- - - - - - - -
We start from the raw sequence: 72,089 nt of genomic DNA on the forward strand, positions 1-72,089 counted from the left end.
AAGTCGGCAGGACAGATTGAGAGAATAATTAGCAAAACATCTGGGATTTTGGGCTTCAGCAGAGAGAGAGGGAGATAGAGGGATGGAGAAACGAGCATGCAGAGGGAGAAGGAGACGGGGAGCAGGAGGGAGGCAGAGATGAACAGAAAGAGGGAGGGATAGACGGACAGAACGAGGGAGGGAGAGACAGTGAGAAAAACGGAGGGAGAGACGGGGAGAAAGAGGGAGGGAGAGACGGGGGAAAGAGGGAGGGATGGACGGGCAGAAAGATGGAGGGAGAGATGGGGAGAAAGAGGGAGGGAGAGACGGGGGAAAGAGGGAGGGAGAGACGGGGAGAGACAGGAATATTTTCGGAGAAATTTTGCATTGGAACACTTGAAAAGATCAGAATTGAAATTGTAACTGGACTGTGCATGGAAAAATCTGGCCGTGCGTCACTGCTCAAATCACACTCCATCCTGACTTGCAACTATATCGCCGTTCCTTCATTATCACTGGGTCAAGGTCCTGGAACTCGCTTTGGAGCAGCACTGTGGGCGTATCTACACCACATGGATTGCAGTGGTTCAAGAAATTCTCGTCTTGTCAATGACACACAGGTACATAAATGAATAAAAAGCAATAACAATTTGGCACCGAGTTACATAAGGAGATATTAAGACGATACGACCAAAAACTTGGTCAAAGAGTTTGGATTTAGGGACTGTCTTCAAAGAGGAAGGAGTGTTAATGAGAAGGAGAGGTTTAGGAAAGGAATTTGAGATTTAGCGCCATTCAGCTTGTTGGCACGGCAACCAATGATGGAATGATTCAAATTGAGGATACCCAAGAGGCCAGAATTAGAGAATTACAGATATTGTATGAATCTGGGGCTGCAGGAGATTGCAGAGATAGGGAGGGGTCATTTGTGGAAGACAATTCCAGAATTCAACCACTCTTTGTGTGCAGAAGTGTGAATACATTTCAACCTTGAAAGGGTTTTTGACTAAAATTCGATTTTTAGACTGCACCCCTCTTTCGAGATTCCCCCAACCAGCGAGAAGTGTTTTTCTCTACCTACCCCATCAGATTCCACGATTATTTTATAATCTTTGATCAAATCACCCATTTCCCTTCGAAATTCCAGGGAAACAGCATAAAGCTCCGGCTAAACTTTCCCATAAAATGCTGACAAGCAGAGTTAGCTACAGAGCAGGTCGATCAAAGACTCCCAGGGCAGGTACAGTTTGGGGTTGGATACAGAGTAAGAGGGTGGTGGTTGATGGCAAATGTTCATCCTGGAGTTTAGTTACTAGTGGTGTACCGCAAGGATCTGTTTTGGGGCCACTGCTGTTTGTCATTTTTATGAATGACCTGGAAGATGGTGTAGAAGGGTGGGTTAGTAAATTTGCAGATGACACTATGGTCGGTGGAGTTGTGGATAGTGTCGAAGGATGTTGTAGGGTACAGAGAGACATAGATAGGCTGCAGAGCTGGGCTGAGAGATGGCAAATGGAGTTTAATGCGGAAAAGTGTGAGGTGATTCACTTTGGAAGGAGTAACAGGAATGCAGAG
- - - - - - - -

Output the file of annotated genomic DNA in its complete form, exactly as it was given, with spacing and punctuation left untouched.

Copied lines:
We start from the raw sequence: 72,089 nt of genomic DNA on the forward strand, positions 1-72,089 counted from the left end.
AAGTCGGCAGGACAGATTGAGAGAATAATTAGCAAAACATCTGGGATTTTGGGCTTCAGCAGAGAGAGAGGGAGATAGAGGGATGGAGAAACGAGCATGCAGAGGGAGAAGGAGACGGGGAGCAGGAGGGAGGCAGAGATGAACAGAAAGAGGGAGGGATAGACGGACAGAACGAGGGAGGGAGAGACAGTGAGAAAAACGGAGGGAGAGACGGGGAGAAAGAGGGAGGGAGAGACGGGGGAAAGAGGGAGGGATGGACGGGCAGAAAGATGGAGGGAGAGATGGGGAGAAAGAGGGAGGGAGAGACGGGGGAAAGAGGGAGGGAGAGACGGGGAGAGACAGGAATATTTTCGGAGAAATTTTGCATTGGAACACTTGAAAAGATCAGAATTGAAATTGTAACTGGACTGTGCATGGAAAAATCTGGCCGTGCGTCACTGCTCAAATCACACTCCATCCTGACTTGCAACTATATCGCCGTTCCTTCATTATCACTGGGTCAAGGTCCTGGAACTCGCTTTGGAGCAGCACTGTGGGCGTATCTACACCACATGGATTGCAGTGGTTCAAGAAATTCTCGTCTTGTCAATGACACACAGGTACATAAATGAATAAAAAGCAATAACAATTTGGCACCGAGTTACATAAGGAGATATTAAGACGATACGACCAAAAACTTGGTCAAAGAGTTTGGATTTAGGGACTGTCTTCAAAGAGGAAGGAGTGTTAATGAGAAGGAGAGGTTTAGGAAAGGAATTTGAGATTTAGCGCCATTCAGCTTGTTGGCACGGCAACCAATGATGGAATGATTCAAATTGAGGATACCCAAGAGGCCAGAATTAGAGAATTACAGATATTGTATGAATCTGGGGCTGCAGGAGATTGCAGAGATAGGGAGGGGTCATTTGTGGAAGACAATTCCAGAATTCAACCACTCTTTGTGTGCAGAAGTGTGAATACATTTCAACCTTGAAAGGGTTTTTGACTAAAATTCGATTTTTAGACTGCACCCCTCTTTCGAGATTCCCCCAACCAGCGAGAAGTGTTTTTCTCTACCTACCCCATCAGATTCCACGATTATTTTATAATCTTTGATCAAATCACCCATTTCCCTTCGAAATTCCAGGGAAACAGCATAAAGCTCCGGCTAAACTTTCCCATAAAATGCTGACAAGCAGAGTTAGCTACAGAGCAGGTCGATCAAAGACTCCCAGGGCAGGTACAGTTTGGGGTTGGATACAGAGTAAGAGGGTGGTGGTTGATGGCAAATGTTCATCCTGGAGTTTAGTTACTAGTGGTGTACCGCAAGGATCTGTTTTGGGGCCACTGCTGTTTGTCATTTTTATGAATGACCTGGAAGATGGTGTAGAAGGGTGGGTTAGTAAATTTGCAGATGACACTATGGTCGGTGGAGTTGTGGATAGTGTCGAAGGATGTTGTAGGGTACAGAGAGACATAGATAGGCTGCAGAGCTGGGCTGAGAGATGGCAAATGGAGTTTAATGCGGAAAAGTGTGAGGTGATTCACTTTGGAAGGAGTAACAGGAATGCAGAG